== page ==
You know the feeling. It usually hits post-lunch. You’re tired and irritable and your focus evaporates. Or, you feel scattered: you have a lot of ideas and items to tackle, but you cannot prioritize or follow (much less develop!) complex plans.
Welcome to your afternoon slump–what Daniel Pink calls the “trough.”
As I illustrate in more detail in a previous post on how and why to implement a proactive, focus-based scheduling approach, the “trough” is a very bad time to try to do academic writing.
If you’re already on board with the idea of focused-based scheduling, though, you might be wondering how to use this seeming productivity “black hole” in the middle of your day. In this post, I lay out 43 tasks you likely encounter regularly–or restorative and meaningful activities you might consider deliberately scheduling–that are best suited for the “trough” period.
How to Use This List
I intend for you to use this list in two ways: reactively and proactively.
Use it to Reactively Triage Your To-Do List
First, reactively. Your to-do list seems to expand autonomously. When any of the items below appear on your to-do list, slate them for the “trough” if possible.Faculty: when you see one of these 43 items on your to-do list, try to schedule it for your "trough." Click To Tweet
Use it to Proactively Infuse Professionally Meaningful Activities into Your “Trough”
I want this list to expand your understanding of tasks that ideally fit the “trough” characteristics.
You see, when people think of the “trough,” the first things that typically come to mind are:
annoying, routine, busywork, email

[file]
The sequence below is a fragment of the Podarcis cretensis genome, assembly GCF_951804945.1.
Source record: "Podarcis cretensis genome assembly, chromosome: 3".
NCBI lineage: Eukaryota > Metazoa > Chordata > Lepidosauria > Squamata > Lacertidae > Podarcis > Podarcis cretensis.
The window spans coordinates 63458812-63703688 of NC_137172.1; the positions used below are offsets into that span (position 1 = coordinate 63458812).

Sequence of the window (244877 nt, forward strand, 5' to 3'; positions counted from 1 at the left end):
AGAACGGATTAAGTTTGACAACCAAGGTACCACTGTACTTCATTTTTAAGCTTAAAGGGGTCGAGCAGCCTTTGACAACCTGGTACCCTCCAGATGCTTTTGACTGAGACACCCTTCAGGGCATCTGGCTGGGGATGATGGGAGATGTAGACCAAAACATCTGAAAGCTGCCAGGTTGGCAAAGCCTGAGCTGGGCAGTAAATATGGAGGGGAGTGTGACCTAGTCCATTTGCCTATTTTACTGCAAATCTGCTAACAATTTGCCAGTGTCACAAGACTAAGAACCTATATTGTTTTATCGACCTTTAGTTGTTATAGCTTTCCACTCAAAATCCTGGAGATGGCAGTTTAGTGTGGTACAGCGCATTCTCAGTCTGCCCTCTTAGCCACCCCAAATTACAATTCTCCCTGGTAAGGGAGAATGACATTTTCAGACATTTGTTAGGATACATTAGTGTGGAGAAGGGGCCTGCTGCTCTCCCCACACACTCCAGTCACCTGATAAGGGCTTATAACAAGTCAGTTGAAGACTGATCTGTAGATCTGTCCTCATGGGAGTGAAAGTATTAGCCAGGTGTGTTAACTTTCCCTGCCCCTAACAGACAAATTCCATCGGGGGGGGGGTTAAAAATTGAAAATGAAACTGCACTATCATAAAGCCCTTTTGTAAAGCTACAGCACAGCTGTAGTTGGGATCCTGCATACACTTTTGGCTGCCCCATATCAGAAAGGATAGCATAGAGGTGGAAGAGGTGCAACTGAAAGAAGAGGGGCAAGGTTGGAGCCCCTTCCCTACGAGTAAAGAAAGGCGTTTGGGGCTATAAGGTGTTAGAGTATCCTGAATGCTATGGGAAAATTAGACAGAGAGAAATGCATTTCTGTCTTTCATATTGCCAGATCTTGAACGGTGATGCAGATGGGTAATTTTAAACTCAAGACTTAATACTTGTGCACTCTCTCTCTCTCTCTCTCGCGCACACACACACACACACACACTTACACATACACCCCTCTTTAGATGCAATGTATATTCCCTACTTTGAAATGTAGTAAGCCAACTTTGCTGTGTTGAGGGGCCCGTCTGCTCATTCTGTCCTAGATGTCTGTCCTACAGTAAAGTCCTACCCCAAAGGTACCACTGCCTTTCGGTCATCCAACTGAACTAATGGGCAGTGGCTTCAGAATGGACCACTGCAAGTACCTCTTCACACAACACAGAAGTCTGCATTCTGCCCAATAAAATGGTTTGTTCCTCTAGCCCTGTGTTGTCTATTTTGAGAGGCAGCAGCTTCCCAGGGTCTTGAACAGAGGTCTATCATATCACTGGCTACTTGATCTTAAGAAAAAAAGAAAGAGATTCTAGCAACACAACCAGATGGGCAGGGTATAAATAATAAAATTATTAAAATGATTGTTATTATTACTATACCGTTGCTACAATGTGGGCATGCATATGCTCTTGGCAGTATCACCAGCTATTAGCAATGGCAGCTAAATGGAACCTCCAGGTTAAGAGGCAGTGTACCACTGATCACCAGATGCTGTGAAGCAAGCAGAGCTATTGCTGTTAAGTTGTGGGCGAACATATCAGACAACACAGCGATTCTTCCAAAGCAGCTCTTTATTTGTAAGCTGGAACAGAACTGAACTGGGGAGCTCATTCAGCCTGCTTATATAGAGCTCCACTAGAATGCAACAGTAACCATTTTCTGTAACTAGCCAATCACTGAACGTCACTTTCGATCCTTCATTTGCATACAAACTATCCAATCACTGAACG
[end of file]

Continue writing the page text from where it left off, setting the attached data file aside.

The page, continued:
meaning, purpose, connection, recharge
I want that to change.
So, use this list to inspire you to deliberately infuse professional activities you find meaningful into your “trough” time. Doing so will help restore and refresh you.Faculty: use your low focus post-lunch slump for activities you find meaningful. 11 of these 43 suggestions show you how. Click To Tweet
Academic jobs can expand to fill all of our time (and then some). The very fact that you are reading this post suggests that you’re interested in trying to work more efficiently, be more productive, finally cross everything off your to-do list.
Don’t get me wrong. This is laudable. You should regularly review whether and how you can complete your projects (especially routine ones) more efficiently.
But let’s take a cue from pro athletes here: an important piece of being able to sustain productivity for any meaningful period is deliberately carving out recovery time.
The “trough” is ideal for this purpose.
If you need time to recover to keep functioning at high levels, why not deliberately allot some of the time when you know your focus will be at its lowest anyway for this purpose? Instead of trying to “fit one more thing in” and eventually burning yourself out, consider deliberately scheduling some of the following “restorative” tasks for your own “trough.”
Note that this list includes activities I personally find restorative and/or meaningful and that I know many others do, too. That said, please add your own personally restorative and meaningful tasks.